Often large short positions can be attributable to a listed hybrid security on the same stock where traders look to “strip out” the option value of the hybrid with offsetting listed option and stock positions. Short positions may form part of a short stock portfolio offsetting a long share price index (SPI) futures portfolio – a popular trade which seeks to exploit windows of opportunity when the SPI price trades at an overextended discount to fair value. Short positions may be held as a hedge by a broking house providing dividend reinvestment plan (DRP) underwriting services or other similar services. Short positions will occasionally need to be adopted by market makers in listed equity exchange traded fund products (EFT). All of the above are just some of the reasons why a short position may be held in a stock but can be considered benign in share price direction terms due to offsets.
Market makers in stock and stock index options will also hedge their portfolios using short positions where necessary. These delta hedges often form the other side of a client's long stock-long put option protection trade, or perhaps long stock-short call option (“buy-write”) position. In a clear example of how published short percentages can be misleading, an options market maker may hold a short position below the implied delta hedge level and that actually implies a “long” position in that stock.
Another popular trading strategy is that of “pairs trading” in which one stock is held short against a long position in another stock. Such positions look to exploit perceived imbalances in the valuations of two stocks and imply a “net neutral” market position.
Aside from all the above reasons as to why it would be a potential misconception to draw simply conclusions on short percentages, there are even wider issues to consider. ASIC itself will admit that short position data is not an exact science given the onus on market participants to declare to their broker when positions truly are “short”. Without any suggestion of deceit, there are always participants who are ignorant of the regulations. Discrepancies can also arise when short positions are held by a large investment banking operation offering multiple stock market services as well as proprietary trading activities. Such activity can introduce the possibility of either non-counting or double-counting when custodians are involved and beneficial ownership issues become unclear.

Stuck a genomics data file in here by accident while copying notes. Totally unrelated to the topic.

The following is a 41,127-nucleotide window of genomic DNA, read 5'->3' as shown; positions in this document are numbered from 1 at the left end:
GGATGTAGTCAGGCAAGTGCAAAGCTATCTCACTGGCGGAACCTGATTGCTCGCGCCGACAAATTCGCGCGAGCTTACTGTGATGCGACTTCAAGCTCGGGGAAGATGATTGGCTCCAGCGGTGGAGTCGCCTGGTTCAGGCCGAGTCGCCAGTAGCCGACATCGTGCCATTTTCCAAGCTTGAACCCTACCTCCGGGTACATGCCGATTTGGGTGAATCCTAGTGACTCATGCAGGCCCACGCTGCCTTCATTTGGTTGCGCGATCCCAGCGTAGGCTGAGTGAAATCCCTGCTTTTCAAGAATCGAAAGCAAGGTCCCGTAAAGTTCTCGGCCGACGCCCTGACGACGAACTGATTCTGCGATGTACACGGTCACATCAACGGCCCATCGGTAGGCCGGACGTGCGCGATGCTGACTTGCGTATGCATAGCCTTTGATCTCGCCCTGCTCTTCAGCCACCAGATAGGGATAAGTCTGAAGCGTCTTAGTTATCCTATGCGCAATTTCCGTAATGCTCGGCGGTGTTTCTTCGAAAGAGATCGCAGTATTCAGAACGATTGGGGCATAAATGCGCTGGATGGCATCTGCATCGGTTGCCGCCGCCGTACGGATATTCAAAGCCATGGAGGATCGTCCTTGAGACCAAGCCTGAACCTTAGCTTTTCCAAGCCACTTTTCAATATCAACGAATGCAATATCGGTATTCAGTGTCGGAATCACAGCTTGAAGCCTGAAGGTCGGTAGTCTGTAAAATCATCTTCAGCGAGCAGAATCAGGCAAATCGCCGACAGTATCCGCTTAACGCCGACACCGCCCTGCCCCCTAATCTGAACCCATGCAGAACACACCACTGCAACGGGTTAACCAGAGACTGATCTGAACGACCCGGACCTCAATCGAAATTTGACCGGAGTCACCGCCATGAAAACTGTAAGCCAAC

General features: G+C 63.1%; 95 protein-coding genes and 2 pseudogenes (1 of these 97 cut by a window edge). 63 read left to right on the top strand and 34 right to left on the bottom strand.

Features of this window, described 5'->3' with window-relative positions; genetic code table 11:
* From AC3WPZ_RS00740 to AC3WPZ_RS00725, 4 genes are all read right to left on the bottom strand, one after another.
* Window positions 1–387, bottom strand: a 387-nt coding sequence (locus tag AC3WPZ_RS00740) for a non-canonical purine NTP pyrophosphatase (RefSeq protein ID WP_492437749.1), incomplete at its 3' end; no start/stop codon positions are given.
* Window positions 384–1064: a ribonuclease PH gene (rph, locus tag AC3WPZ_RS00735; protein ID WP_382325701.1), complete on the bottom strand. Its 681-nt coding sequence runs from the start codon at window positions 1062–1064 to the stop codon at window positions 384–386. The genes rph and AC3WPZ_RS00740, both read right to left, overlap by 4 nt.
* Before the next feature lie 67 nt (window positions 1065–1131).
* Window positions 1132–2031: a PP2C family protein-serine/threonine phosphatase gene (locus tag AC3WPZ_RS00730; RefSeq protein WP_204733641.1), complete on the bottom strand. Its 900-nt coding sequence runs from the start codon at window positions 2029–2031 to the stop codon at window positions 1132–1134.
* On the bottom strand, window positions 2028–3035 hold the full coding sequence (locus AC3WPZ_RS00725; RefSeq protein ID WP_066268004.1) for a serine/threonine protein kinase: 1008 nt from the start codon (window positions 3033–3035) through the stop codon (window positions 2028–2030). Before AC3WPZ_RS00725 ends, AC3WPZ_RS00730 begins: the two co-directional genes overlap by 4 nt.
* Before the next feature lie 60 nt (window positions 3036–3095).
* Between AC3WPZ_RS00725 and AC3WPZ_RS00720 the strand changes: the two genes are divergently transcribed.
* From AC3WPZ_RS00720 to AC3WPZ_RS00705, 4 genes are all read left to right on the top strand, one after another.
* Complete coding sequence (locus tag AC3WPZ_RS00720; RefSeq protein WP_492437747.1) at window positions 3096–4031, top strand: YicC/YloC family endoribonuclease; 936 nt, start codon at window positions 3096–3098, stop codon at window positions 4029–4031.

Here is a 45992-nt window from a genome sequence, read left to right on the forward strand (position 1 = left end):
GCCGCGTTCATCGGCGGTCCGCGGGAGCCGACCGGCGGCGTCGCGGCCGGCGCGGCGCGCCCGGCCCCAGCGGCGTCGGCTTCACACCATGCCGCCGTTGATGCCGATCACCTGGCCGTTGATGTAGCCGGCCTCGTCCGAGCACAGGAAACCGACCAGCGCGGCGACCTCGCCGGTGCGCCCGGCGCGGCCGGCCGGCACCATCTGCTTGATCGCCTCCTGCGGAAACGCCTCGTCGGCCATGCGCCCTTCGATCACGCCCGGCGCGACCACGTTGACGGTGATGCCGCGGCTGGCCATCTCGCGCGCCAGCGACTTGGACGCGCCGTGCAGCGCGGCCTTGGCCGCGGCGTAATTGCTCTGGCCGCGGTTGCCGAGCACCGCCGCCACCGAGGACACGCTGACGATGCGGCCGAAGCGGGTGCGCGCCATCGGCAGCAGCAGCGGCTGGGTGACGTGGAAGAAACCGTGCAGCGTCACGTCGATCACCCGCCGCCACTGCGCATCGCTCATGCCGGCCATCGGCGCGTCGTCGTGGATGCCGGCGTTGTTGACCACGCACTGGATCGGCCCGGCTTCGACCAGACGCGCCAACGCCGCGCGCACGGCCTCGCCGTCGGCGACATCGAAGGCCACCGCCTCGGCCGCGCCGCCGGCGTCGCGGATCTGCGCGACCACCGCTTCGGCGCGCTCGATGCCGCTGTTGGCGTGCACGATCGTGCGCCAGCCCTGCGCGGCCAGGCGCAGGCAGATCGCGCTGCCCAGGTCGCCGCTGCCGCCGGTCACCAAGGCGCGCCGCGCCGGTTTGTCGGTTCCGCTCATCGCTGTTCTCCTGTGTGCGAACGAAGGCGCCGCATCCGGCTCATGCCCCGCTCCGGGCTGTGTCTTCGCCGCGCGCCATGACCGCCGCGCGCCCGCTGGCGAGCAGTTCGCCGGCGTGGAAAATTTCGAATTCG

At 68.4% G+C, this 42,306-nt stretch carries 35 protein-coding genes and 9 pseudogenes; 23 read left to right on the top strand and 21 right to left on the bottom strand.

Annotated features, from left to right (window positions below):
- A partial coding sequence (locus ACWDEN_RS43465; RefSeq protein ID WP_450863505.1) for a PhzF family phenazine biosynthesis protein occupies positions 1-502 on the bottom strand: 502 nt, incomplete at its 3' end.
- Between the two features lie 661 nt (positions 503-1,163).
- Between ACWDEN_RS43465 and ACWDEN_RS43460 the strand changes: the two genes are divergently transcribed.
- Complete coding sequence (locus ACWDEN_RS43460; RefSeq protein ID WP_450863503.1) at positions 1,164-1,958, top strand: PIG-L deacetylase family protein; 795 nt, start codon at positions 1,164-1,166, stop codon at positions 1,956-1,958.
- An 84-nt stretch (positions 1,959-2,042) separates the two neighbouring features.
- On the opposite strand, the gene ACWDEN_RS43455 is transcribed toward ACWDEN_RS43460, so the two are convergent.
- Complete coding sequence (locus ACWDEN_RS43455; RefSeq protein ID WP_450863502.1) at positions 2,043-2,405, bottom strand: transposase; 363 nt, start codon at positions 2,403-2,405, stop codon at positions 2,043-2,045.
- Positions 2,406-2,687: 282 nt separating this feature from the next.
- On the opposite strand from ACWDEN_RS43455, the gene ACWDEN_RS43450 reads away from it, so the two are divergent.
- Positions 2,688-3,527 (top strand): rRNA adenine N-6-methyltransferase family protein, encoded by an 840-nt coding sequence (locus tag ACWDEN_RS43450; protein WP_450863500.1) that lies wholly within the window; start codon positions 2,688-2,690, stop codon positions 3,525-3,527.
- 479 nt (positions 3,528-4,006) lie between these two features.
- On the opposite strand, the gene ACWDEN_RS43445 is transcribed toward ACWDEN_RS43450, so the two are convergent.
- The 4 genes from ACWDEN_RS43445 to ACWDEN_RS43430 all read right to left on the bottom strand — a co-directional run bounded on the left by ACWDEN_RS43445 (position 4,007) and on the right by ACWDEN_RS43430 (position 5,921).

Finally, a simple fact is that the Australian Securities Exchange also keeps its own register of short positions. The figures provided by ASIC and by the ASX at any point do not necessarily correlate.
FNArena has offered this qualified explanation of the vagaries of short stock positions as a warning to subscribers not to jump to any conclusions or to make investment decisions based solely on these unqualified numbers. FNArena strongly suggests investors seek advice from their stock broker or financial adviser before acting upon any of the information provided herein.